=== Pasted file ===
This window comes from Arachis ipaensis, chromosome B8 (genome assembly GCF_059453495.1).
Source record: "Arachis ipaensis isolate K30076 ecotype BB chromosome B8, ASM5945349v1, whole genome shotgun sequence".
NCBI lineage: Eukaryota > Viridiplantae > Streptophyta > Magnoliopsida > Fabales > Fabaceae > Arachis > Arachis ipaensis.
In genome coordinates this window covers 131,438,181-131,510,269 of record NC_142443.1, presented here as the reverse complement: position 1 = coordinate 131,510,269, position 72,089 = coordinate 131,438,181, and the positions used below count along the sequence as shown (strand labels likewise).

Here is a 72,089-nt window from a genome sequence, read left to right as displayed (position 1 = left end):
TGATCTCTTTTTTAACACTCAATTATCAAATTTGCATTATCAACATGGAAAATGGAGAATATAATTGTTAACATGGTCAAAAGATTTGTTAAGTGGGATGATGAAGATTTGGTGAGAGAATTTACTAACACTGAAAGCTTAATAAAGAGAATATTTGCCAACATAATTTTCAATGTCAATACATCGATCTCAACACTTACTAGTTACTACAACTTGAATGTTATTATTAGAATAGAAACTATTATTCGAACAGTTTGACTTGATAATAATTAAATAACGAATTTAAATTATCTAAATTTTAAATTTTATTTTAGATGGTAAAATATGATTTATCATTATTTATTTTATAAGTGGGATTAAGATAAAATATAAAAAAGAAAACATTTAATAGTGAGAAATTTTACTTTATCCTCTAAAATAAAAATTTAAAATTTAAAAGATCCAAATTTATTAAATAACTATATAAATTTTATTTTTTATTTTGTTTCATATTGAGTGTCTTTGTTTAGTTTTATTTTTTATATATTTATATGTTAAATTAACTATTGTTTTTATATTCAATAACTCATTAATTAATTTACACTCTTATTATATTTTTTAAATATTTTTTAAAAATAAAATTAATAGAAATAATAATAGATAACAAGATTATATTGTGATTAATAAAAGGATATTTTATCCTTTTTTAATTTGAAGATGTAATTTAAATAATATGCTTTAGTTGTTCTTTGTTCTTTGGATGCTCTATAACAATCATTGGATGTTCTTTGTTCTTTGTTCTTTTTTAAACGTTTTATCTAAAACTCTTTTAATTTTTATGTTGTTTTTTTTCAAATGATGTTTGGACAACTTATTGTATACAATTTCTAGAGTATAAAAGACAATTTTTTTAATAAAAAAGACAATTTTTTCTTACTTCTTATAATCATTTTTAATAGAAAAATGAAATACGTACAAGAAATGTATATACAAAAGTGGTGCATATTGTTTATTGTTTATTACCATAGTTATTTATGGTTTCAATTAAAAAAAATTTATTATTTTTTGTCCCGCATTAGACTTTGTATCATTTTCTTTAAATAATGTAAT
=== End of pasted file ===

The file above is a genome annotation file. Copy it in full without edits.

This window comes from Arachis ipaensis, chromosome B8 (genome assembly GCF_059453495.1).
Source record: "Arachis ipaensis isolate K30076 ecotype BB chromosome B8, ASM5945349v1, whole genome shotgun sequence".
NCBI lineage: Eukaryota > Viridiplantae > Streptophyta > Magnoliopsida > Fabales > Fabaceae > Arachis > Arachis ipaensis.
In genome coordinates this window covers 131,438,181-131,510,269 of record NC_142443.1, presented here as the reverse complement: position 1 = coordinate 131,510,269, position 72,089 = coordinate 131,438,181, and the positions used below count along the sequence as shown (strand labels likewise).

Here is a 72,089-nt window from a genome sequence, read left to right as displayed (position 1 = left end):
TGATCTCTTTTTTAACACTCAATTATCAAATTTGCATTATCAACATGGAAAATGGAGAATATAATTGTTAACATGGTCAAAAGATTTGTTAAGTGGGATGATGAAGATTTGGTGAGAGAATTTACTAACACTGAAAGCTTAATAAAGAGAATATTTGCCAACATAATTTTCAATGTCAATACATCGATCTCAACACTTACTAGTTACTACAACTTGAATGTTATTATTAGAATAGAAACTATTATTCGAACAGTTTGACTTGATAATAATTAAATAACGAATTTAAATTATCTAAATTTTAAATTTTATTTTAGATGGTAAAATATGATTTATCATTATTTATTTTATAAGTGGGATTAAGATAAAATATAAAAAAGAAAACATTTAATAGTGAGAAATTTTACTTTATCCTCTAAAATAAAAATTTAAAATTTAAAAGATCCAAATTTATTAAATAACTATATAAATTTTATTTTTTATTTTGTTTCATATTGAGTGTCTTTGTTTAGTTTTATTTTTTATATATTTATATGTTAAATTAACTATTGTTTTTATATTCAATAACTCATTAATTAATTTACACTCTTATTATATTTTTTAAATATTTTTTAAAAATAAAATTAATAGAAATAATAATAGATAACAAGATTATATTGTGATTAATAAAAGGATATTTTATCCTTTTTTAATTTGAAGATGTAATTTAAATAATATGCTTTAGTTGTTCTTTGTTCTTTGGATGCTCTATAACAATCATTGGATGTTCTTTGTTCTTTGTTCTTTTTTAAACGTTTTATCTAAAACTCTTTTAATTTTTATGTTGTTTTTTTTCAAATGATGTTTGGACAACTTATTGTATACAATTTCTAGAGTATAAAAGACAATTTTTTTAATAAAAAAGACAATTTTTTCTTACTTCTTATAATCATTTTTAATAGAAAAATGAAATACGTACAAGAAATGTATATACAAAAGTGGTGCATATTGTTTATTGTTTATTACCATAGTTATTTATGGTTTCAATTAAAAAAAATTTATTATTTTTTGTCCCGCATTAGACTTTGTATCATTTTCTTTAAATAATGTAAT